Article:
I watched as one after another after another lost the wrestling match with the life’s sharp edges, sometimes dying too young from their self-medication.
As a result, I never could reconcile experimenting with my brain, staying stone cold sober throughout 21 years of school, bored to tears at parties watching others get hammered and stoned. As a physician, I spent half my career trying to help people stop wrestling with life and find their sober selves again.
Like berries picked into a colander, we all need gentle handling, rinsing and hulling, to wash away the dust of the field, the spiders and slug slime.
No more wrestling. Restored to sweetness and sparkling beauty.
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Whatever he needs, he has or doesn’t have by now. Whatever the world is going to do to him it has started to do. With a pencil and two Hardy Boys and a peanut butter sandwich and grapes he is on his way, there is nothing more we can do for him. Whatever is stored in his heart, he can use, now. Whatever he has laid up in his mind he can call on. What he does not have he can lack. The bus gets smaller and smaller, as one folds a flag at the end of a ceremony, onto itself, and onto itself, until only a heavy wedge remains. Whatever his exuberant soul can do for him, it is doing right now. Whatever his arrogance can do it is doing to him. Everything that’s been done to him, he will now do. Everything that’s been placed in him will come out, now, the contents of a trunk unpacked and lined up on a bunk in the underpine light. ~Sharon Olds “The Summer-Camp Bus Pulls Away from the Curb”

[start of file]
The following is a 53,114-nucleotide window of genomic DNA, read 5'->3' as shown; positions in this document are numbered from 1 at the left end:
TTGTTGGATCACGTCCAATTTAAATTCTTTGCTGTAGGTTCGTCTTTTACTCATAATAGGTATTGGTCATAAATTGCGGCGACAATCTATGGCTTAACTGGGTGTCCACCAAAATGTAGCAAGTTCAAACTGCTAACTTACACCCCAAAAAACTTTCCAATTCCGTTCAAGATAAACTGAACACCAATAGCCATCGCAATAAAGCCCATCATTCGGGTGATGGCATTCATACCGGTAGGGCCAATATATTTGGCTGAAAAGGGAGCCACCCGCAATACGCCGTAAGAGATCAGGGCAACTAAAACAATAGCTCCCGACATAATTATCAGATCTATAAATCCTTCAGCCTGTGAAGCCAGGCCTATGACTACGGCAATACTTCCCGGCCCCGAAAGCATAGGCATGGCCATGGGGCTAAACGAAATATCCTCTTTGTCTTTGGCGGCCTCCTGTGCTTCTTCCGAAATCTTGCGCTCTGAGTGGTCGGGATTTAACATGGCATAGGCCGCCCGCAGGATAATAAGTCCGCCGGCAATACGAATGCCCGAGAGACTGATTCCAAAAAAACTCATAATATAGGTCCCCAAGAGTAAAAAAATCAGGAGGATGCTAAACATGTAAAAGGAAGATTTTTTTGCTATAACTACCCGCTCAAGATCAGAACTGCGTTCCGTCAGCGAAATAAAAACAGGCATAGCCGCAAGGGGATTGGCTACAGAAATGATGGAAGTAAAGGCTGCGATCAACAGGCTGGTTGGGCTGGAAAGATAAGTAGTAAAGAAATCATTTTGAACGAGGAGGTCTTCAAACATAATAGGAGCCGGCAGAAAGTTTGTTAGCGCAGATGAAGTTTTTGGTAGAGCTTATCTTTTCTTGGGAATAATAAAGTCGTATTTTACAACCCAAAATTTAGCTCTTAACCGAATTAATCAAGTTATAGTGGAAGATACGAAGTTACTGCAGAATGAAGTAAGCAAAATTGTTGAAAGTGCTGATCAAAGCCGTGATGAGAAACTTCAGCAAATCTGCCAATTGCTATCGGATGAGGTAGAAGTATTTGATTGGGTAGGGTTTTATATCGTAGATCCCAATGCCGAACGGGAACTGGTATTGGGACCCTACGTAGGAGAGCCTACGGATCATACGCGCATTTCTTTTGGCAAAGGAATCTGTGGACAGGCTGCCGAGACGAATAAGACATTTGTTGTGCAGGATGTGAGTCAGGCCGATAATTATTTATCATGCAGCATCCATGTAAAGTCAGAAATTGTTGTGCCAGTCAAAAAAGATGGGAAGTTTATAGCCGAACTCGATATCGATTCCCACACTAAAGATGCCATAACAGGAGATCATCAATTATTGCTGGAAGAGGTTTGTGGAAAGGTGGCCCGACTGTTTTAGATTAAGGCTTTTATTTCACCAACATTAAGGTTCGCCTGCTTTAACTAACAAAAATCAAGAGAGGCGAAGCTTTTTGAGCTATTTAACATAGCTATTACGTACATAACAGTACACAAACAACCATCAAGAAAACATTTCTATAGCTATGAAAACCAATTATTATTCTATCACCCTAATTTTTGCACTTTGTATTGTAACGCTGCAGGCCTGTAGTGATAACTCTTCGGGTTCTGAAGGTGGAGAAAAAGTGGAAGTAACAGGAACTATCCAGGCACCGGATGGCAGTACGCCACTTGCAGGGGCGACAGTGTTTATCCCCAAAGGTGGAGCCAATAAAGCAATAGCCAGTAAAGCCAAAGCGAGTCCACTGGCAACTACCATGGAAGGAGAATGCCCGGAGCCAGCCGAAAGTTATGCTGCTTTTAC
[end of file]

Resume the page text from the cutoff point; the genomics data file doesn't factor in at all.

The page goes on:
This is the season for graduations and commencements to the next phase of life, when students move into the adult world and don’t look back.
As a parent, as an educator, as a mentor within church and community, and over thirty two years as a college health physician witnessing this transition many times over, I can’t help but be wistful about what I may have left undone and unsaid with the generation about to launch. In their moments of vulnerability, did I pack enough love into their hearts so they can pull it out when it is most needed?
When our three children traveled the world after their graduations, moving beyond the fenced perimeter of our little farm, I trusted they left well prepared.
As a former school board member, I watched our students, parents and teachers work diligently together in their preparation for that graduation day, knowing the encompassing love behind each congratulatory hand shake.